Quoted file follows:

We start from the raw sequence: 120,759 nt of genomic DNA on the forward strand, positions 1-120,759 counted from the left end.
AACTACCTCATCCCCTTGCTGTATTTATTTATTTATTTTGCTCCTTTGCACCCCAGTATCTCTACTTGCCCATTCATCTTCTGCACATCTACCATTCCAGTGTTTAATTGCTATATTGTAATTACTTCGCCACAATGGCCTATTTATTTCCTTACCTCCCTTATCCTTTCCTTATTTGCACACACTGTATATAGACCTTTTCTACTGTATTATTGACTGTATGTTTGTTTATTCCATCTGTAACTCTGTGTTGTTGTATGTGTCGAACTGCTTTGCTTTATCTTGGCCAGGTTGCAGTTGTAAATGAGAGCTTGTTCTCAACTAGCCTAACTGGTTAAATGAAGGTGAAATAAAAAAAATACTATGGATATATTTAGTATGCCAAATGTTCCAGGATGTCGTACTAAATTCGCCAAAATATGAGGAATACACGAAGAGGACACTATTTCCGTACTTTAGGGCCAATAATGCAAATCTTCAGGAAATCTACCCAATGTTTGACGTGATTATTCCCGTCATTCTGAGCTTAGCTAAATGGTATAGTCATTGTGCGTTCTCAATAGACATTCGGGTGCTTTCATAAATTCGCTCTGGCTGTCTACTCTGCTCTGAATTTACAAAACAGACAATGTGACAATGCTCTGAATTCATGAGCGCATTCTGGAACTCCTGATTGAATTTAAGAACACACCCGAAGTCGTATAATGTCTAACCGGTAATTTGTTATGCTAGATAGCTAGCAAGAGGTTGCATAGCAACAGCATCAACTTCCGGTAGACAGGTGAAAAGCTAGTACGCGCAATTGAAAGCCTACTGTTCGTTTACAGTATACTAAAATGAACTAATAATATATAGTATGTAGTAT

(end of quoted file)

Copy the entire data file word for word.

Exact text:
We start from the raw sequence: 120,759 nt of genomic DNA on the forward strand, positions 1-120,759 counted from the left end.
AACTACCTCATCCCCTTGCTGTATTTATTTATTTATTTTGCTCCTTTGCACCCCAGTATCTCTACTTGCCCATTCATCTTCTGCACATCTACCATTCCAGTGTTTAATTGCTATATTGTAATTACTTCGCCACAATGGCCTATTTATTTCCTTACCTCCCTTATCCTTTCCTTATTTGCACACACTGTATATAGACCTTTTCTACTGTATTATTGACTGTATGTTTGTTTATTCCATCTGTAACTCTGTGTTGTTGTATGTGTCGAACTGCTTTGCTTTATCTTGGCCAGGTTGCAGTTGTAAATGAGAGCTTGTTCTCAACTAGCCTAACTGGTTAAATGAAGGTGAAATAAAAAAAATACTATGGATATATTTAGTATGCCAAATGTTCCAGGATGTCGTACTAAATTCGCCAAAATATGAGGAATACACGAAGAGGACACTATTTCCGTACTTTAGGGCCAATAATGCAAATCTTCAGGAAATCTACCCAATGTTTGACGTGATTATTCCCGTCATTCTGAGCTTAGCTAAATGGTATAGTCATTGTGCGTTCTCAATAGACATTCGGGTGCTTTCATAAATTCGCTCTGGCTGTCTACTCTGCTCTGAATTTACAAAACAGACAATGTGACAATGCTCTGAATTCATGAGCGCATTCTGGAACTCCTGATTGAATTTAAGAACACACCCGAAGTCGTATAATGTCTAACCGGTAATTTGTTATGCTAGATAGCTAGCAAGAGGTTGCATAGCAACAGCATCAACTTCCGGTAGACAGGTGAAAAGCTAGTACGCGCAATTGAAAGCCTACTGTTCGTTTACAGTATACTAAAATGAACTAATAATATATAGTATGTAGTAT